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I'm still experimenting with some OpenGL in LWJGL, and as I get to know more and more about OpenGL, I start to do more complicated things like multi texturing, shadowmapping and more. Now, right now I'm using the src folder (src/res) for my resources, and use src/resourcename in my code. When I export it, this won't work on another location as the relative path is ofcourse incorrect. What would be the best way of deploying your game with all the resources in one file? Maybe put the files in the jar?

I would like to hear from a few people how they store and deploy their project with resources, thanks!

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This isn't such a great fit for Q&A; we try to avoid listing resources and the like that are too, too bias. –  Vaughan Hilts Mar 13 '13 at 13:51
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1 Answer 1

up vote 4 down vote accepted

Don't put the resources in your source folder. Instead do something like this:

  • Project root
    • src
    • res
      • images
      • shaders
      • sounds

There are two common ways to load resources in Java applications.

1. File system

In the code you can load the resources from file system with relative path "res/images/filename.png". While developing, use Project root as the working directory. When deploying the project, just copy the res folder to the same folder where the executables are located. You can also omit the res folder if you want to or call it something else.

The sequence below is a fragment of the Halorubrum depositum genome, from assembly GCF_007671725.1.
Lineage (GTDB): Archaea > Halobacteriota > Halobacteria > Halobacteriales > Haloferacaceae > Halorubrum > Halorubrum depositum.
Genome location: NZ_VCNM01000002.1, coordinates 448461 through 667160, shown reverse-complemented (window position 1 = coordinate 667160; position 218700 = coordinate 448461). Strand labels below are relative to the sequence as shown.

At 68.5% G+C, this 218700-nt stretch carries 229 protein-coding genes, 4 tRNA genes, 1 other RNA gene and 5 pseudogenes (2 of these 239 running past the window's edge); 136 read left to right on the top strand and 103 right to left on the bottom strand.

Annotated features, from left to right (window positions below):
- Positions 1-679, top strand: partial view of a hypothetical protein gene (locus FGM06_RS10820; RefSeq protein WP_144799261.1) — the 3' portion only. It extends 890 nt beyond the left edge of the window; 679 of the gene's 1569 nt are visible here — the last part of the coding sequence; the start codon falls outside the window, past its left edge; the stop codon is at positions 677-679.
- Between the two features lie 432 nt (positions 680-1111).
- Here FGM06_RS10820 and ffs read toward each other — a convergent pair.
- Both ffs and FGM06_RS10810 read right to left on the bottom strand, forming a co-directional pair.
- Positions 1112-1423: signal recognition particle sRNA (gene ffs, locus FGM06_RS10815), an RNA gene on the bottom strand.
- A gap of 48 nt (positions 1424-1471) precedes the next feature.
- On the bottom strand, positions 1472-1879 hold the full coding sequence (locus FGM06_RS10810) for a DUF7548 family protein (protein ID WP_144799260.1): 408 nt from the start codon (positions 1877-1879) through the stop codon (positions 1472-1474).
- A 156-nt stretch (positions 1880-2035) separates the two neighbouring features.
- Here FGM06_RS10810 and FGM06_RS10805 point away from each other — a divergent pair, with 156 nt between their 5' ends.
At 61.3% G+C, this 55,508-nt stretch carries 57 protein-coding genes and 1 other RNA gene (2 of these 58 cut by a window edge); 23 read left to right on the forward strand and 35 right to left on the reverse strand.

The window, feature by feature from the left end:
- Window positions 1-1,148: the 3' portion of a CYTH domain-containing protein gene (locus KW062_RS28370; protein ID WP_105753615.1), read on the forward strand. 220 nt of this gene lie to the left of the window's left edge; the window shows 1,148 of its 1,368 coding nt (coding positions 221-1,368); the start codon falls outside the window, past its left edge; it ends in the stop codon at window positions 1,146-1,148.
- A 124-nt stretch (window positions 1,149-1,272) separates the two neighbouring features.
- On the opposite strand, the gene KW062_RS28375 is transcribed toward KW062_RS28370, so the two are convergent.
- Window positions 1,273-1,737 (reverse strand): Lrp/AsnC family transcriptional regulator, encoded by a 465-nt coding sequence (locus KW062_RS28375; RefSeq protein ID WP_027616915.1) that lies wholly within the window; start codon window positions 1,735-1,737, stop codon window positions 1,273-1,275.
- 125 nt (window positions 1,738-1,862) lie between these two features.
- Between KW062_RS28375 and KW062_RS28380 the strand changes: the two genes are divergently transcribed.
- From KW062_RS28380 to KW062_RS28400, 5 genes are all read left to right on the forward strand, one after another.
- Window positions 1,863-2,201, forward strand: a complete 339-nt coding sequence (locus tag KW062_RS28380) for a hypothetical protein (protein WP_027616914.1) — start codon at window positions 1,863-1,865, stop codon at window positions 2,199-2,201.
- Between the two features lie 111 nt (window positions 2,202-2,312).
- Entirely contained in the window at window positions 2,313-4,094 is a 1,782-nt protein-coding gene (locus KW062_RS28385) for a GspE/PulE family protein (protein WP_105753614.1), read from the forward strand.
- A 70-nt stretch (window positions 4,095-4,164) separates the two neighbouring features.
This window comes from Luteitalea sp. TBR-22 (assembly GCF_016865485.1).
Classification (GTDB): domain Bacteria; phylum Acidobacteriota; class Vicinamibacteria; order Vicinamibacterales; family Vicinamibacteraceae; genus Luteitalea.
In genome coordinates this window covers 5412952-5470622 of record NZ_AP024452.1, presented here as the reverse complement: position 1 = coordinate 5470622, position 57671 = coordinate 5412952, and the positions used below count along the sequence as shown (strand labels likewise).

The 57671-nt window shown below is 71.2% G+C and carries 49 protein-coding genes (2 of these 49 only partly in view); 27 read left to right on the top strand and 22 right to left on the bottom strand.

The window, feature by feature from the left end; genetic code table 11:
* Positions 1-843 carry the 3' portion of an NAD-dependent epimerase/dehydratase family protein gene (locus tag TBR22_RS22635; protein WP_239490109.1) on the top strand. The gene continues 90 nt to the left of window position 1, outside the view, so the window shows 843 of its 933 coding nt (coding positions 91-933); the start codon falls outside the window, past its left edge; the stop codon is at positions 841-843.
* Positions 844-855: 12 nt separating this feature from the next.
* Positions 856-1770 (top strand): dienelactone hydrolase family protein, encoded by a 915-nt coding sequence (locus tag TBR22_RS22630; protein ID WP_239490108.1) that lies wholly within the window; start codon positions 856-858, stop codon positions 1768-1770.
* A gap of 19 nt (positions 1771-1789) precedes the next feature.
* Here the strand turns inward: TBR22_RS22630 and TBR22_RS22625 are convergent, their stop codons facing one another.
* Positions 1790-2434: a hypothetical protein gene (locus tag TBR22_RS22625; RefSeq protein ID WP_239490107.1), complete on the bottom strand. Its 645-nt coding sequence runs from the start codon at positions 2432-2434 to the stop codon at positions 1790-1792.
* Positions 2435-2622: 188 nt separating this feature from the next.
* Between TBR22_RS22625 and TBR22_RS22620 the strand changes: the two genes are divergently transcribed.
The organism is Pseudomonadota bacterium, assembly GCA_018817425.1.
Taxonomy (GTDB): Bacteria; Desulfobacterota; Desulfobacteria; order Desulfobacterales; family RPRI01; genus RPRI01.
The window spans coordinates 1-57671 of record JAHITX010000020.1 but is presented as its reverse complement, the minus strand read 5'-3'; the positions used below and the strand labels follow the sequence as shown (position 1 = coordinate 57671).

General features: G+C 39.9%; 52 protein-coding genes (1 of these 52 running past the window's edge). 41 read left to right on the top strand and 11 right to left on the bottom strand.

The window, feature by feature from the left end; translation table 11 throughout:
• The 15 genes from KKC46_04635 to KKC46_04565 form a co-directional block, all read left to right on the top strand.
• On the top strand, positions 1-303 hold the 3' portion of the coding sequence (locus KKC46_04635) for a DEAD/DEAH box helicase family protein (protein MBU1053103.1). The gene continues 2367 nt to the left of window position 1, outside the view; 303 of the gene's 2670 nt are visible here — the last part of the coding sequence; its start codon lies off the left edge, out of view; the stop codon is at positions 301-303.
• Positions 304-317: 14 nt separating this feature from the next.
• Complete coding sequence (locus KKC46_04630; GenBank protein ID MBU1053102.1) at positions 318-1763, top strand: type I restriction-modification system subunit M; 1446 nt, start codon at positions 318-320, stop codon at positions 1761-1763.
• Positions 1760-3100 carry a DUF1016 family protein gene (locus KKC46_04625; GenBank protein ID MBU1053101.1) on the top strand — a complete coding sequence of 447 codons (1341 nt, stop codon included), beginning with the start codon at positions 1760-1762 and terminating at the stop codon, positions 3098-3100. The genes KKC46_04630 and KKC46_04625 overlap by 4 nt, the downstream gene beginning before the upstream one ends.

2. JAR resources

Add the res folder to your classpath. You can then load the resources using ClassLoader.getResourceAsStream("images/filename.png"). Note the missing res folder from the path. When deploying, add the content of res folder to your .jar file.

It's also possible to put local resources next to the source files even deep in the package hierarchy. These resources can be loaded with Class.getResourceAsStream("relativepath"), where path to the resource is relative to the package of the class calling this method. I would not recommend this approach for game assets.


If the resources are considered as read-only after deployment, I would recommend the second approach. If on the other hand the player is allowed to modify or add resources to the game, the first approach works better.

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Thank you for your clear answer! –  Basaa Mar 13 '13 at 16:03
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